Where technology has armed marketers with the powerful new ‘guns’ to target consumers, Ben Jones, Creative Director, Google is of the opinion that the industry lags behind in imagination, and is still pushing old ‘bullets’. In a conversation with Digital Market Asia, he speaks about what always-on means and the evolution he expects in marketing.
What are some of the biggest mistakes that you see marketers making while utilising digital?
Consumer behaviour is changing fast. Brands have immense muscle memory in the things they produce to get marketing outcomes. Many times brands begin with the assumption that the product needs conventional advertising and not something else that could be more innovative or unprecedented. It is hard for agencies or brands to experiment. Some brands do that and use the ability to learn very quickly, as opposed to assuming.
Why do you think we see this behaviour?
We are not seeing enough imagination. We have incredibly powerful uses of data in media for targeting, so we have unbelievably powerful guns but it is the same old bullets. Creative agencies, very focussed on telling beautiful stories, are yet to use data as a storytelling tool. Data is waiting for its (Martin) Scorsese. We are waiting for the “big imagination”, and it can come from anywhere – a creative or media agency or a production shop or a brand content agency. We can all see that it is coming but no one has leapt over, and made it happen yet.
How do you that change to storytelling happen?
People will chase new models as their efficacies deplete and then someone will make a leap. One great work will see everyone follow it and we will have a lot of good work and then a lot of mediocre work. That is how evolution happens. Data will influence the way a story changes depending on the consumer. Right now, and especially in markets such as India, there is no ‘safe plan’. Nothing guaranteed and brands have to experiment. Some brands are very excited about it. The Nick Cricket example, where they invited people into the story is not just a great film and craft but allows the brand to tell a story – that is the kind of work we will see.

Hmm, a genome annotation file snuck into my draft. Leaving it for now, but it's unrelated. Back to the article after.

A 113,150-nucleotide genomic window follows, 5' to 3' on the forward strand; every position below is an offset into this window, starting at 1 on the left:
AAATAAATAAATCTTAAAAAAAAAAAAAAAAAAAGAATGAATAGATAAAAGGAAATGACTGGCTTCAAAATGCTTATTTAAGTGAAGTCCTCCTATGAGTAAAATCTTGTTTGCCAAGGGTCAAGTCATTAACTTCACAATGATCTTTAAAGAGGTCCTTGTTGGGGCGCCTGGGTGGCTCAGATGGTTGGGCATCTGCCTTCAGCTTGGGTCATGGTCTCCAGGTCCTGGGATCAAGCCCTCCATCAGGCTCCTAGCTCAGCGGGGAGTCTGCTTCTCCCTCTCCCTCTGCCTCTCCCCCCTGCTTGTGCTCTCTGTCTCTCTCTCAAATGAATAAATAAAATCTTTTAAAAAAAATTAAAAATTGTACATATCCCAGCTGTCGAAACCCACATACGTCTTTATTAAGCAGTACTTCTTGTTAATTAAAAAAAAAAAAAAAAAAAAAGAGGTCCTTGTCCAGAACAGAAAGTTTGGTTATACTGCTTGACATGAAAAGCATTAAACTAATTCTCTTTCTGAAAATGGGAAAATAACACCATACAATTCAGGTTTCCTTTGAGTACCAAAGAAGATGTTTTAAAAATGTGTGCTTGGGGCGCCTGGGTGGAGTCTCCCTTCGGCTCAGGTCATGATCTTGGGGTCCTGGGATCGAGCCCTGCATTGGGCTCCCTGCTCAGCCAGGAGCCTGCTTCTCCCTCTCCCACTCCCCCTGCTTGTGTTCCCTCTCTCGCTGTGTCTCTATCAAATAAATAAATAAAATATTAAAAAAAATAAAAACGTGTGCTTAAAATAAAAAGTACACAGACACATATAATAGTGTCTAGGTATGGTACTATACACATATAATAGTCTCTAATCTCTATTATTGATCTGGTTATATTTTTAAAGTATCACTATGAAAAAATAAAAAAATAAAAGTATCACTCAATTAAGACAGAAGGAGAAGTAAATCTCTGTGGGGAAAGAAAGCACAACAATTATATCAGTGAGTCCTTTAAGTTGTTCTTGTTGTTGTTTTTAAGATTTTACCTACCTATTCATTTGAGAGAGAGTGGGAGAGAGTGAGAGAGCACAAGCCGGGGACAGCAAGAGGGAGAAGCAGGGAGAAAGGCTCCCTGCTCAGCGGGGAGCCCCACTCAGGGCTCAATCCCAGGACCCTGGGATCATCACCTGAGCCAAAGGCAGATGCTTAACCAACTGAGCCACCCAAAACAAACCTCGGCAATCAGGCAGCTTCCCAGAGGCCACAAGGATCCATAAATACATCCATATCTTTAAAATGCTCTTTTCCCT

Are you seeing good work in Asia per se?
The Asian markets are evolving fast and in areas such as mobile, they have leapfrogged. There isn’t the same kind of entrenched behaviour, at the same scale, that we see in other markets. That being said, brand building has not built up in Asia too. There is still a lot of focus on utility, and lightweight, ‘snackable’ content versus telling an epic brand story on devices such as mobile.
What is holding communication professionals behind?
The challenge is that all the innovation we see in advertising is coming in the product. People are making innovative products as opposed to making innovative advertising, and agencies have not figured out what territory is left. A couple of years ago we saw many innovative apps being pitched, and most of it died. Either it’s useful enough to be a product or it is an advertisement for the app that is that product. Marketing has not expanded to take on a larger enough role, especially on mobile. One of the things we have not shifted to is the way people are engaging with the medium. When we say consumers are ‘always on’, it is not our behaviour that is always on, but it is these micro-moments that are intense burst of intent-rich activities. We have not figured out how to market into those moments effectively enough. On the performance side, we have but we are yet to understand it in the larger aspects.